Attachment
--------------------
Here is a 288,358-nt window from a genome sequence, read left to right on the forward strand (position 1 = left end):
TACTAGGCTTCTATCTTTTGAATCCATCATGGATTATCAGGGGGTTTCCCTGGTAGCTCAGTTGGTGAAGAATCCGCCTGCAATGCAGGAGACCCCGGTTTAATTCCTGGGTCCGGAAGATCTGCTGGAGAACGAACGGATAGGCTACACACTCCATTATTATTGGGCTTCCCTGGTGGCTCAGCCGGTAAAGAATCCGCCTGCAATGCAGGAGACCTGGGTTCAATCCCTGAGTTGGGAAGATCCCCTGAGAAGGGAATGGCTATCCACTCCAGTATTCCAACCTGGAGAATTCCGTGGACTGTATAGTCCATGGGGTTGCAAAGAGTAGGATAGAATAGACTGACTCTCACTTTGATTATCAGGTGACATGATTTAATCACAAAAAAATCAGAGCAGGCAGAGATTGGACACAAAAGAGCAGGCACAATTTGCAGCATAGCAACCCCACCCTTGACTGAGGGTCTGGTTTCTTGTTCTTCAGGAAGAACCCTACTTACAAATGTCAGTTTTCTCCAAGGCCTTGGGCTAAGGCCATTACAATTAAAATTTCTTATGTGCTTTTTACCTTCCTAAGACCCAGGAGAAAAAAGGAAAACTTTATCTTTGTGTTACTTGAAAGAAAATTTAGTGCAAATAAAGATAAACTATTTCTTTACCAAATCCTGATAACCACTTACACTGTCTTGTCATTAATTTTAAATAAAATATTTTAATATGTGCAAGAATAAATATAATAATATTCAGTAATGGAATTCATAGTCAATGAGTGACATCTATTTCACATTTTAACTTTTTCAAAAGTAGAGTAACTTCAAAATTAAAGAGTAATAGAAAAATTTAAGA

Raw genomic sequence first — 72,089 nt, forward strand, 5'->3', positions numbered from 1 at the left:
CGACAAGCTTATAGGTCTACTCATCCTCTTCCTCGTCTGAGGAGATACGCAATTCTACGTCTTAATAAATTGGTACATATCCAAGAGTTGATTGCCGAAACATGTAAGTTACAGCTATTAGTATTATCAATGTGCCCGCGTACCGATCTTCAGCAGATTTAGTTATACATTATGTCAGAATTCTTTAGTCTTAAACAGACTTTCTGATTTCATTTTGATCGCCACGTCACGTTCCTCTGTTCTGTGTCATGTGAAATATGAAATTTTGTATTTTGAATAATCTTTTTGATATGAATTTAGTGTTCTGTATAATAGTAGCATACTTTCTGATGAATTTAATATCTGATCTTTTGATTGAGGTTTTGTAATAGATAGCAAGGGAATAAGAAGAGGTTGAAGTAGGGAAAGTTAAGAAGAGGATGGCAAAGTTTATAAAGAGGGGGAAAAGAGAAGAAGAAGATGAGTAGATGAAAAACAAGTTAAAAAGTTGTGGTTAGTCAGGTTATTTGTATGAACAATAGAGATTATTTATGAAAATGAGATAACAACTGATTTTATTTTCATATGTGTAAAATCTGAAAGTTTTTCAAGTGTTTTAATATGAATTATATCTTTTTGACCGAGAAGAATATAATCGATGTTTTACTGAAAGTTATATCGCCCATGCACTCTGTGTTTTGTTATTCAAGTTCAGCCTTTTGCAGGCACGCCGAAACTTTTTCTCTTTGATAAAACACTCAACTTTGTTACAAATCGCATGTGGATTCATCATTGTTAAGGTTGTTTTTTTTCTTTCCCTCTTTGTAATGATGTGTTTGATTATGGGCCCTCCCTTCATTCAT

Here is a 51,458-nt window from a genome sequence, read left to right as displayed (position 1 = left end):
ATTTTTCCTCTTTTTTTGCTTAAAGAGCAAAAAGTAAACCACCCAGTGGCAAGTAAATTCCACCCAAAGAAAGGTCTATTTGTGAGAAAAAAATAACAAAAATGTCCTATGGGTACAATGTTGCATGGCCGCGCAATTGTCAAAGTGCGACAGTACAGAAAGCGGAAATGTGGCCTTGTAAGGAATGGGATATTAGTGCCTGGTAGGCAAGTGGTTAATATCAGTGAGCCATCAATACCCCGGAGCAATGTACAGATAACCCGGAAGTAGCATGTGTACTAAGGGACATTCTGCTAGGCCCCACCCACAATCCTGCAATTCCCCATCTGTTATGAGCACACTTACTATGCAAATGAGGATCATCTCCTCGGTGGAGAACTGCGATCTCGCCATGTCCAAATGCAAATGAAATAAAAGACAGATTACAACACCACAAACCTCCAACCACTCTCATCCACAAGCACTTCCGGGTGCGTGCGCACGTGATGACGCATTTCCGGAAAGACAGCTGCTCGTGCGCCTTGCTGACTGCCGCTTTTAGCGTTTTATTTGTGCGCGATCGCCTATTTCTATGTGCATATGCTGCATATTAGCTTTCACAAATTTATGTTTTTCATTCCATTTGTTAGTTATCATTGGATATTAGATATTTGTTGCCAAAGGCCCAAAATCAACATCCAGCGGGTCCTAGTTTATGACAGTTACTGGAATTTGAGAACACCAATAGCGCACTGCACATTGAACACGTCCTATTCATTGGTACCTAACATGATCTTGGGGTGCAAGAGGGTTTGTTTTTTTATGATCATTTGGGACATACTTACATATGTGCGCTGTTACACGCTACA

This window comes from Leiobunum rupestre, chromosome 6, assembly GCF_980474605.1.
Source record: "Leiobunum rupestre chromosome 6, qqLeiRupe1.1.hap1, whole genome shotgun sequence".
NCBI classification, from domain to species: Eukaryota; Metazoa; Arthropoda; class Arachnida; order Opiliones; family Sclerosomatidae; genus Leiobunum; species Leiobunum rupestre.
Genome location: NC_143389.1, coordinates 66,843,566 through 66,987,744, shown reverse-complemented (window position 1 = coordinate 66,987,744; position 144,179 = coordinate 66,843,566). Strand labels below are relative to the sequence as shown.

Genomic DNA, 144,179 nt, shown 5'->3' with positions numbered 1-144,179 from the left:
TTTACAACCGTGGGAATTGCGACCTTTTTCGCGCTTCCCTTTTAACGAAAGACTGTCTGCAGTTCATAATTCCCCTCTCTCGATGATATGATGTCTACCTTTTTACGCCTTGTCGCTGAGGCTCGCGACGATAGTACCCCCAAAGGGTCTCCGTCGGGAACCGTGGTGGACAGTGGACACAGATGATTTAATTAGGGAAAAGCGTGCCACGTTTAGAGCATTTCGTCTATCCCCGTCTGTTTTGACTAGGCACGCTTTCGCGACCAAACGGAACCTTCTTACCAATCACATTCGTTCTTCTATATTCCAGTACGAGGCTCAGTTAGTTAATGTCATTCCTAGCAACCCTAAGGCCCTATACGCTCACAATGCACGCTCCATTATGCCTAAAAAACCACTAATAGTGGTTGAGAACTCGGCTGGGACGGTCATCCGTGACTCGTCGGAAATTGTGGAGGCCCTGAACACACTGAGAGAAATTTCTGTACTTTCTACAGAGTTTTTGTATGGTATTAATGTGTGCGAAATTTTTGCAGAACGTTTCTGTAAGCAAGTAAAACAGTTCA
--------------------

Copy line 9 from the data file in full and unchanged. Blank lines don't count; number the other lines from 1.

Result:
NCBI classification, from domain to species: Eukaryota; Metazoa; Arthropoda; class Arachnida; order Opiliones; family Sclerosomatidae; genus Leiobunum; species Leiobunum rupestre.